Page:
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Real Estate Talk:
Broker exclusivity

Why brokers require exclusivity in a brokerage contract

By Joseph Marovitch

James the broker signed a non-exclusive brokerage contract with Mr & Mrs Xavier Hosempepper for a six-month period. James then proceeded to take photos of the house and measurements. James prepared a beautiful listing for Centris over a two-hour period. Over the next three months James placed twelve ads in various papers, performed six open houses where he provided several listings to all the visitors, had eight showings with various potential buyers. James amassed a list of potential buyers who called because of his advertising campaign and whom he spent hours calling.

In the first three months of the campaign James spent over $2500, between ads, gas, licence fee’s, telephone calls, etc.

One day Mr Hosempepper calls James. Mr Hosempepper, all proud of himself, tells James he sold the house to a friend or another broker sold the house. The buyer saw the property on Centris, which James placed, or the buyer noticed an ad that James created and paid to have published, and then proceeded to call Mr Hosempepper or the buyer’s broker.

If the broker does not sell the property on or before the expiry of the brokerage contract, all the time and money spent on advertising, open houses, material, gas, office space, office rent, and much more will not be compensated.

Unlike other professions, brokers acquire expenses before receiving funds. There is no deposit or partial payment along the way like contractors and lawyers. If the broker does not sell the property on or before the expiry of the brokerage contract, all the time and money spent on advertising, open houses, material, gas, office space, office rent, and much more will not be compensated. Brokers take a gamble, which is why brokers must be smart. They must price the property properly to sell, and sufficiently advertise in the right mediums to attract the right buyers.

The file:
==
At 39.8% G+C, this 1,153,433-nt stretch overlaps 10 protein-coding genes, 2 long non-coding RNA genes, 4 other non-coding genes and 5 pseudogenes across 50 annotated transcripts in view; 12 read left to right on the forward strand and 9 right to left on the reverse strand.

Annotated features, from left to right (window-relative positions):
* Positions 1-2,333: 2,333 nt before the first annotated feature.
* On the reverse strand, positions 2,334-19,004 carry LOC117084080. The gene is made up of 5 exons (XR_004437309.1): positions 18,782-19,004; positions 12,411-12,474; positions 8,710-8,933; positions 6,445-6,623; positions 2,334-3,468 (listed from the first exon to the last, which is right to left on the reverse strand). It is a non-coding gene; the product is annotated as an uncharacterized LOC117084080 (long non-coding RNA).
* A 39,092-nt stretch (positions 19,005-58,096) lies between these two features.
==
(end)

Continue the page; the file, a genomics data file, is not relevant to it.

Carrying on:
When a broker signs a non-exclusive brokerage contract with an owner-seller, it means the owner-seller can use the broker’s services to sell the property, but he or she can also use the services of other brokers or sell the property on their own.

The broker pays the photographer to take professional pictures of the property. Then the broker spends time driving to the property and takes another hour or two to take the measurements of each room.

Following photos and measurements, the broker spends another hour or more to enter the pictures, measurements and information from the deed of sale, certificate of location, municipal documents concerning servitudes and rights, onto the Centris system so that local and international buyers can have access to see the property.

The broker then spends more time preparing ads for the local papers and websites and then places those ads into the papers, on the websites, and in newsletters along with prepared flyers that are sent out via snail mail.

‘If an experienced broker assumes a non-exclusive listing, the owner-seller can be sure the broker will not market the property nor spend a cent unless it is to advertise to other property sellers that he or she is busy.’

By the time the first week of the campaign passes, the broker has spent hundreds if not thousands of dollars on the property and hundreds of working hours.